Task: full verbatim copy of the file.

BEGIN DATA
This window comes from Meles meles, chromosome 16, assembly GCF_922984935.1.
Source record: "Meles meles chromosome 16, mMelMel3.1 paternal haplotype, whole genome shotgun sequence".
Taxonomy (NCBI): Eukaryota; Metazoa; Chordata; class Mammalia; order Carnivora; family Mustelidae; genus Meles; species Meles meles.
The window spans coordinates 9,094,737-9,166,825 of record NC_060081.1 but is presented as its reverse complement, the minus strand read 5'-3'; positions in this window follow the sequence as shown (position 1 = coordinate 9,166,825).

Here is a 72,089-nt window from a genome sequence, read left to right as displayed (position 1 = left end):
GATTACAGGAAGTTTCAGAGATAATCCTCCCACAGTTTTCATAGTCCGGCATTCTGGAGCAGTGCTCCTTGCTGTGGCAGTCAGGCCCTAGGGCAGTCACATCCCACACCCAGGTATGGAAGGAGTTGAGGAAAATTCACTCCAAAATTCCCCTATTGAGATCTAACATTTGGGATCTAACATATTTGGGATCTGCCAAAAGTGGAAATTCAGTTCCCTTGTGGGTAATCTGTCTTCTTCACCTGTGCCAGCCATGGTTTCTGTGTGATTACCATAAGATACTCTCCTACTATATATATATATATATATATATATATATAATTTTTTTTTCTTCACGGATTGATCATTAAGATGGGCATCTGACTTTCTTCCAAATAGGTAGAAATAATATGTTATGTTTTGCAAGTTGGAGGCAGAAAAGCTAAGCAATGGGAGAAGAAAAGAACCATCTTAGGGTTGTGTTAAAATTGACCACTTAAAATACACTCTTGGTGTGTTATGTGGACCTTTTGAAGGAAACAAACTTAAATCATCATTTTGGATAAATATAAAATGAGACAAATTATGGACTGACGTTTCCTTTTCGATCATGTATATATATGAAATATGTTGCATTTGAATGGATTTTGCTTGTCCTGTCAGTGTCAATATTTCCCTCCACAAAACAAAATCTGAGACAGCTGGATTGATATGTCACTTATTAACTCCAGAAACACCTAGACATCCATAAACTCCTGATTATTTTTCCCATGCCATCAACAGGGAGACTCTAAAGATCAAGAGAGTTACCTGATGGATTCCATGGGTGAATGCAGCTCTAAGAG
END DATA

This window comes from Meles meles, chromosome 16, assembly GCF_922984935.1.
Source record: "Meles meles chromosome 16, mMelMel3.1 paternal haplotype, whole genome shotgun sequence".
Taxonomy (NCBI): Eukaryota; Metazoa; Chordata; class Mammalia; order Carnivora; family Mustelidae; genus Meles; species Meles meles.
The window spans coordinates 9,094,737-9,166,825 of record NC_060081.1 but is presented as its reverse complement, the minus strand read 5'-3'; positions in this window follow the sequence as shown (position 1 = coordinate 9,166,825).

Here is a 72,089-nt window from a genome sequence, read left to right as displayed (position 1 = left end):
GATTACAGGAAGTTTCAGAGATAATCCTCCCACAGTTTTCATAGTCCGGCATTCTGGAGCAGTGCTCCTTGCTGTGGCAGTCAGGCCCTAGGGCAGTCACATCCCACACCCAGGTATGGAAGGAGTTGAGGAAAATTCACTCCAAAATTCCCCTATTGAGATCTAACATTTGGGATCTAACATATTTGGGATCTGCCAAAAGTGGAAATTCAGTTCCCTTGTGGGTAATCTGTCTTCTTCACCTGTGCCAGCCATGGTTTCTGTGTGATTACCATAAGATACTCTCCTACTATATATATATATATATATATATATATATAATTTTTTTTTCTTCACGGATTGATCATTAAGATGGGCATCTGACTTTCTTCCAAATAGGTAGAAATAATATGTTATGTTTTGCAAGTTGGAGGCAGAAAAGCTAAGCAATGGGAGAAGAAAAGAACCATCTTAGGGTTGTGTTAAAATTGACCACTTAAAATACACTCTTGGTGTGTTATGTGGACCTTTTGAAGGAAACAAACTTAAATCATCATTTTGGATAAATATAAAATGAGACAAATTATGGACTGACGTTTCCTTTTCGATCATGTATATATATGAAATATGTTGCATTTGAATGGATTTTGCTTGTCCTGTCAGTGTCAATATTTCCCTCCACAAAACAAAATCTGAGACAGCTGGATTGATATGTCACTTATTAACTCCAGAAACACCTAGACATCCATAAACTCCTGATTATTTTTCCCATGCCATCAACAGGGAGACTCTAAAGATCAAGAGAGTTACCTGATGGATTCCATGGGTGAATGCAGCTCTAAGAG